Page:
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USHJA Zone 4 Free Clinic

USHJA Zine 4 Free Clinic

Cynthia Hankins at the USHJA Zone 4 Free Clinic

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USHJA Zone 4 Free Clinic Goes Back to Basics With Cynthia Hankins

Written by: Arianna Delin
Client: USHJA Zone 4 Free Clinic http://www.ushja.com
Release Date: 2013-02-26

West Palm Beach, FL- February 25, 2013- Practice makes perfect and practicing the basics makes you even better. That is what Cynthia Hankins preached to her students at the USHJA Zone 4 Free Clinic. The clinic, open to all Zone 4 junior and amateur riders, was held at the Jim Brandon Equestrian Center and had a successful turnout. Four groups had the opportunity to learn under the tutelage of Hankins, thanks to the Floridian Community Bank.

“I think Cynthia is a wonderful clinician. She makes it so simple a direct and she helps and encourages,” Sue Ashe explained.

Riders began each session warming up their horses over ground poles, where Hankins critiqued and helped each rider with their position. She explained how to achieve a connection with their horse and how to keep a stable balance and seat.

“Position and stability is everything. If you’re in a correct position and know the basics, you can do pretty much everything. If you can understand line, pace and balance on a horse, track and strides, knowing the horse’s strides; As long as you can do that, you can do any course,” explained Hankins.

With four to eight riders in each of the four groups, Hankins was able to give each rider individual attention and help them improve on their weaknesses. Some riders had to work on the way that they held the crop, some had to focus on the way they held their hands, and some had to learn the difference between a full seat, half-seat and a light-seat. Hankins had every rider focus on steering and straightness, with an exercise over ground poles that they could practice at home. By asking their horse to trot to the center of the poles or fences, the rider had to focus on being straight while maintaining correct position.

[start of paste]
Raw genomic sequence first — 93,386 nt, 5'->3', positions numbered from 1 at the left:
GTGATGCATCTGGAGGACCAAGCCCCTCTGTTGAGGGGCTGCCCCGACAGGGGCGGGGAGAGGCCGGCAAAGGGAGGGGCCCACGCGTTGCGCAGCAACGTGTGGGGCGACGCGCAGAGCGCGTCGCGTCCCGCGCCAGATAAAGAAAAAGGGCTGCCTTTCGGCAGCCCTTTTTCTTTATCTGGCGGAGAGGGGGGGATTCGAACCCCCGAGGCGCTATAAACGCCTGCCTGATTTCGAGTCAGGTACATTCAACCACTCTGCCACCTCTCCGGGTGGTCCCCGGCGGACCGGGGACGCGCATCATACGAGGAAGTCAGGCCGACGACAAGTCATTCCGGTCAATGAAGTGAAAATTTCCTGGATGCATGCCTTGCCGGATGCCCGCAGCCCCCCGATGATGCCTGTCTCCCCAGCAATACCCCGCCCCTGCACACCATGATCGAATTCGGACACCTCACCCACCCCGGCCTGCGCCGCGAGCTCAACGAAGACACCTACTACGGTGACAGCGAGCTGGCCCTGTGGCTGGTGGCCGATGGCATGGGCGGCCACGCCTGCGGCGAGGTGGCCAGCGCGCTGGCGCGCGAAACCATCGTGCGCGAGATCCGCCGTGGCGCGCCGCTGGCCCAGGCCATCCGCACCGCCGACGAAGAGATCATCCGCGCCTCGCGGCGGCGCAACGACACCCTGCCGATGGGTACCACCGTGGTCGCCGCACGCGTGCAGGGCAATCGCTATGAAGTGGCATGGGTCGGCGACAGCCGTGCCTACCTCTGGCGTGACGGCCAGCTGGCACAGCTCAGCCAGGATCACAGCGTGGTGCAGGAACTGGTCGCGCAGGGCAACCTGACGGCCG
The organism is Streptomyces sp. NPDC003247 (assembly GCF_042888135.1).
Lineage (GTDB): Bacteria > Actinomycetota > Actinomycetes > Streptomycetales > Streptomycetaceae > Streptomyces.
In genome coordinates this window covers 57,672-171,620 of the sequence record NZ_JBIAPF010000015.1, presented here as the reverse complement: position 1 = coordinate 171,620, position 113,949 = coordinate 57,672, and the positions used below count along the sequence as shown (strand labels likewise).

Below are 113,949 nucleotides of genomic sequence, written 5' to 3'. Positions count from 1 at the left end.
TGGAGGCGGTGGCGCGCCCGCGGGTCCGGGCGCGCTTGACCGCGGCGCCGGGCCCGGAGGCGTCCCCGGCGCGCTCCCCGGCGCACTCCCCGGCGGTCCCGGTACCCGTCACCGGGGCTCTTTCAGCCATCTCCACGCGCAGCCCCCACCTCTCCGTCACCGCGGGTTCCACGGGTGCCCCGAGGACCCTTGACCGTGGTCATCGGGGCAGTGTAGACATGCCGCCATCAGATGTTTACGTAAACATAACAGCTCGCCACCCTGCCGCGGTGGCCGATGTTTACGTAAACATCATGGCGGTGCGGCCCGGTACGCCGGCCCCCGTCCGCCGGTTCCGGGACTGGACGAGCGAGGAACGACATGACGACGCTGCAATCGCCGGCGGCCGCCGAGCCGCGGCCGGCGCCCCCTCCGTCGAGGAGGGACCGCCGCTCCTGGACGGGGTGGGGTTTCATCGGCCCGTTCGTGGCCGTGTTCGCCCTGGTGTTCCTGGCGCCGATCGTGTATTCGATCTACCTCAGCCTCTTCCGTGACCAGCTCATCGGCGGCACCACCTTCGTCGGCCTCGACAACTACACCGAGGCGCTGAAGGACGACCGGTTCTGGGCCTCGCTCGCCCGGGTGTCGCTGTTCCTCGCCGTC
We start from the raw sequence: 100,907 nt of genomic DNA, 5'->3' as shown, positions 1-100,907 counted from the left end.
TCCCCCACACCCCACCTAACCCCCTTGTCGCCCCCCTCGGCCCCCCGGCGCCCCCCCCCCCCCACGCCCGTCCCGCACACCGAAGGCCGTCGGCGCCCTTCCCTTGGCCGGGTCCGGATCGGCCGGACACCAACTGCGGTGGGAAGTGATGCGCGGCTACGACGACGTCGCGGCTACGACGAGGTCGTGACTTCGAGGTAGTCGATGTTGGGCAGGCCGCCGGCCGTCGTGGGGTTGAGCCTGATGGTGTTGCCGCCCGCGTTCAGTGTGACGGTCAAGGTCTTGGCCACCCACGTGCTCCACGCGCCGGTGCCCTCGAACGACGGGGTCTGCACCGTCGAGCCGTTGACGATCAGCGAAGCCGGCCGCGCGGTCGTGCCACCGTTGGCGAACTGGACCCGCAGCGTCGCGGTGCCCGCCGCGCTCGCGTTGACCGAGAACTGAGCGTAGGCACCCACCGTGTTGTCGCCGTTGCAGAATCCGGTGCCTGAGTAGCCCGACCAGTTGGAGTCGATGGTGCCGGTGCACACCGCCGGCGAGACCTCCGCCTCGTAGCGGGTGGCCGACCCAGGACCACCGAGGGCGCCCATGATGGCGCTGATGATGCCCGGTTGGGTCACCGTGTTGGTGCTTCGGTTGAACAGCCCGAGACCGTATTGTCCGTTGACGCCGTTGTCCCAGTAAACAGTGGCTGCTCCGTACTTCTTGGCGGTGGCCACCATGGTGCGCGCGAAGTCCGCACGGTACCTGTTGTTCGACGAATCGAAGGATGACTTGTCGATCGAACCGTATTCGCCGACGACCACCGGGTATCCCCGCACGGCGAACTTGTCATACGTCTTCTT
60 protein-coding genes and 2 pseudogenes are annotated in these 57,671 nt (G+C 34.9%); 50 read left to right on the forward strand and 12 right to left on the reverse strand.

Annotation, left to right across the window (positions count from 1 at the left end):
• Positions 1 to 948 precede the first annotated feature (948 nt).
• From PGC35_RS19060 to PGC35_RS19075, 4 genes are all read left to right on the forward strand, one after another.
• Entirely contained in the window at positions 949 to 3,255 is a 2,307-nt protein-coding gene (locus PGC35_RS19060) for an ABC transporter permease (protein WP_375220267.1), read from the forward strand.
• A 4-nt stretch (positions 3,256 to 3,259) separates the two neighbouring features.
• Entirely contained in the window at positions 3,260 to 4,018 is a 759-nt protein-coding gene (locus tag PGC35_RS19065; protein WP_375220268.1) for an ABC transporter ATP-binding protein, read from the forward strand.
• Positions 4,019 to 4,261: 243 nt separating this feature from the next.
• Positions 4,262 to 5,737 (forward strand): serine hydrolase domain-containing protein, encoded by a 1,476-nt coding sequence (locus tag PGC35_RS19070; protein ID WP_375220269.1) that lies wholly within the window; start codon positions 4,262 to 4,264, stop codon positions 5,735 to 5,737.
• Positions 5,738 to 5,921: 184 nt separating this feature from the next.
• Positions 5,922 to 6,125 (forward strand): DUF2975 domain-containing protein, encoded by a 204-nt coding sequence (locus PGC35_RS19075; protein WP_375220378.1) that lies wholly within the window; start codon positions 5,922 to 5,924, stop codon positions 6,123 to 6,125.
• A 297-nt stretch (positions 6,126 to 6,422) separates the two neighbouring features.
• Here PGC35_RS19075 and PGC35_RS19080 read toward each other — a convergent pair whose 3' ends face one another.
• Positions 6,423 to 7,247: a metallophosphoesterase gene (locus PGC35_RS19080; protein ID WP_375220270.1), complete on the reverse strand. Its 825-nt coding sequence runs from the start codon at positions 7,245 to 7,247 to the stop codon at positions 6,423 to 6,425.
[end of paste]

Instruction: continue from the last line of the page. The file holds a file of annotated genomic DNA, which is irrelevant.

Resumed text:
“We’ve chosen these horses to do this as a sport. Our training is communicating and our job is to be patient and consistent so that they understand and make the association,” explained Hankins. “We’re communicating with these animals so be clear and don’t assume. The reward, once you form a bond, is that they’ll do anything for you.”

After the groups had warmed up, they added a gymnastic into the ‘course.’ The three ground poles became a set of bounces, which led to a one-stride to a three-stride. This set forces riders had to continue to maintain their straightness, position and pace throughout. The heights were kept low, allowing riders to focus on the task at hand more so than worrying about the height.

These exercises were repeated throughout the day in the remainder of the groups, with some being tweaked depending on the level of experience in each. Throughout the day, there were about 30 riders broken up into four groups: 2'6", two groups at 3’, and a final group at 3'6".

“I think its good to offer a clinic for riders who don’t necessarily have every opportunity to go to WEF. I think its important since there is a grassroots level that education is made available to them as well a lot of us started off in smaller location, associations. I started I ponies, I didn’t go straight to WEF right away. There are some kids, where that won’t ever happen. You have to be able to still try to educate these kids,” attested Hankins. “We’re not reinventing the wheel, there might be some trainers that claim they are, but basics, having a good foundation, that equates to being secure in the saddle and safety. It improves communication with the horse but also if they’re educated correctly they have a chance to be more stable and be more confident because they’re more stable. If you don’t feel stable on your horse your not going to have any confidence, and your horse will sense that.”

The USHJA Zone 4 Free Clinic took place on Monday, February 25, at the Jim Brandon Equestrian Center. Clinician Cynthia Hankins focused on the basics of riding and reinforced the importance of a solid position and connection between horse and rider. In addition to the group sessions, Hankins gave individual attention to each rider, making the clinic a huge success. For more information about the United States Hunter Jumper Association, please visit www.ushja.org.

 

 

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